Commenced in January 2007
Frequency: Monthly
Edition: International
Paper Count: 3

viticulture Related Abstracts

3 Vine Growers' Climate Change Adaptation Strategies in Hungary

Authors: Gabor Kiraly

Abstract:

Wine regions are based on equilibria between climate, soil, grape varieties, and farming expertise that define the special character and quality of local vine farming and wine production. Changes in climate conditions may increase risk of destabilizing this equilibrium. Adaptation decisions, including adjusting practices, processes and capitals in response to climate change stresses – may reduce this risk. However, farmers’ adaptive behavior are subject to a wide range of factors and forces such as links between climate change implications and production, farm - scale adaptive capacity and other external forces that might hinder them to make efficient response to climate change challenges. This paper will aim to study climate change adaptation practices and strategies of grape growers in a way of applying a complex and holistic approach involving theories, methods and tools both from environmental and social sciences. It will introduce the field of adaptation studies as an evidence - based discourse by presenting an overview of examples from wine regions where adaptation studies have already reached an advanced stage. This will serve as a theoretical background for a preliminary research with the aim to examine the feasibility and applicability of such a research approach in the Hungarian context.

Keywords: Climate Change, viticulture, Adaptation, Hungary

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2 Climate Change Adaptation of the Portuguese Viticultural Sector

Authors: H. Fraga, J. A. Santos

Abstract:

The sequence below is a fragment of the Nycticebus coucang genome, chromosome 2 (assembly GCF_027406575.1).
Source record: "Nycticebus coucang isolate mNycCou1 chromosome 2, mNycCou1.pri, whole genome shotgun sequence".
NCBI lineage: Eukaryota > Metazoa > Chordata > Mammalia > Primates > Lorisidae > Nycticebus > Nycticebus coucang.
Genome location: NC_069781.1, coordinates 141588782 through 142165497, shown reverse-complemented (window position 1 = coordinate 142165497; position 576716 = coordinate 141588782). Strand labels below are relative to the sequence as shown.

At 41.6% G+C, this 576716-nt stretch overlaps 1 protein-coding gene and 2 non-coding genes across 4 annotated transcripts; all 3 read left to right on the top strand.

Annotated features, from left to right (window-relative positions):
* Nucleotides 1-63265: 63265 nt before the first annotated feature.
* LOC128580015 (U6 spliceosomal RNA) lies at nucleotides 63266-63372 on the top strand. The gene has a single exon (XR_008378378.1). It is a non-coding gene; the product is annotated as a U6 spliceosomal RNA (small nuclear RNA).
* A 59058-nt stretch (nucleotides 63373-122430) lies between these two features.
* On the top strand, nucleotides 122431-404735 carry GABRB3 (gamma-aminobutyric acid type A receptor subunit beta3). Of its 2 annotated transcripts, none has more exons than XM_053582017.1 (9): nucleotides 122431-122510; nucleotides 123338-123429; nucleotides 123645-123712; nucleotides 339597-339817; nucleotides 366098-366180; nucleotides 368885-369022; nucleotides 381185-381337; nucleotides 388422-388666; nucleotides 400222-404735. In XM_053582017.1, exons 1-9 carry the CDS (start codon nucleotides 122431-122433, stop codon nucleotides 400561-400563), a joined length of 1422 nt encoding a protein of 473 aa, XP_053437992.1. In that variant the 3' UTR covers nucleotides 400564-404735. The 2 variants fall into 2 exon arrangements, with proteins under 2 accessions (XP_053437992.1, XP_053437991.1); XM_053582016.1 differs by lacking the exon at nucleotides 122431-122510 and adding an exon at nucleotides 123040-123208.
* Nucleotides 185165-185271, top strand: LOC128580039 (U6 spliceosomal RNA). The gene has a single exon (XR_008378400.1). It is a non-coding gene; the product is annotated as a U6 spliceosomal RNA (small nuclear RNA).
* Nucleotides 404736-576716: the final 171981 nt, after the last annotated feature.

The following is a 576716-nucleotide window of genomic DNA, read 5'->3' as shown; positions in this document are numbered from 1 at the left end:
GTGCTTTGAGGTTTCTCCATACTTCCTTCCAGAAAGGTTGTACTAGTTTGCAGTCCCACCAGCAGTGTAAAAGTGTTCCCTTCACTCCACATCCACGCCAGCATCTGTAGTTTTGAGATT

Vitiviniculture in Portugal is a key socio-economic sector, with a strong connection to local traditions and culture. Despite being a relatively small country, with prevailing Mediterranean environments, Portugal comprises an exceptionally large diversity of growth conditions (Terroirs). The vineyard area in Portugal is over 190 thousand hectares, being the eleventh wine producer and ninth wine exporter worldwide. Owing to the strong impact of weather and climate conditions on grapevine physiological development, grape berry quantity and quality show important inter-annual variability. Grapevines are also susceptible to climate change, as their responses will be unavoidably different under future climates. These impacts may change wine typicity of a given region or even its viticultural suitability. The current study reveals that the projected warming and drying trends for Portugal under the Representative Concentration Pathway (RCP) 4.5 and 8.5, are projected to 1) significantly shift current grapevine growing thermal conditions (e.g., heat and chill accumulation), 2) enhance water stress, 3) anticipate phenological timings and 4) modify yields. Moreover, the present study provides some hints regarding the effectiveness of mulching and irrigation as climate change adaptation measures. Our results show that the effectiveness of these adaptation measures will strongly rest on the strength of the climate change signal at a local scale, thus emphasizing the need for local-to-regional climate change assessments.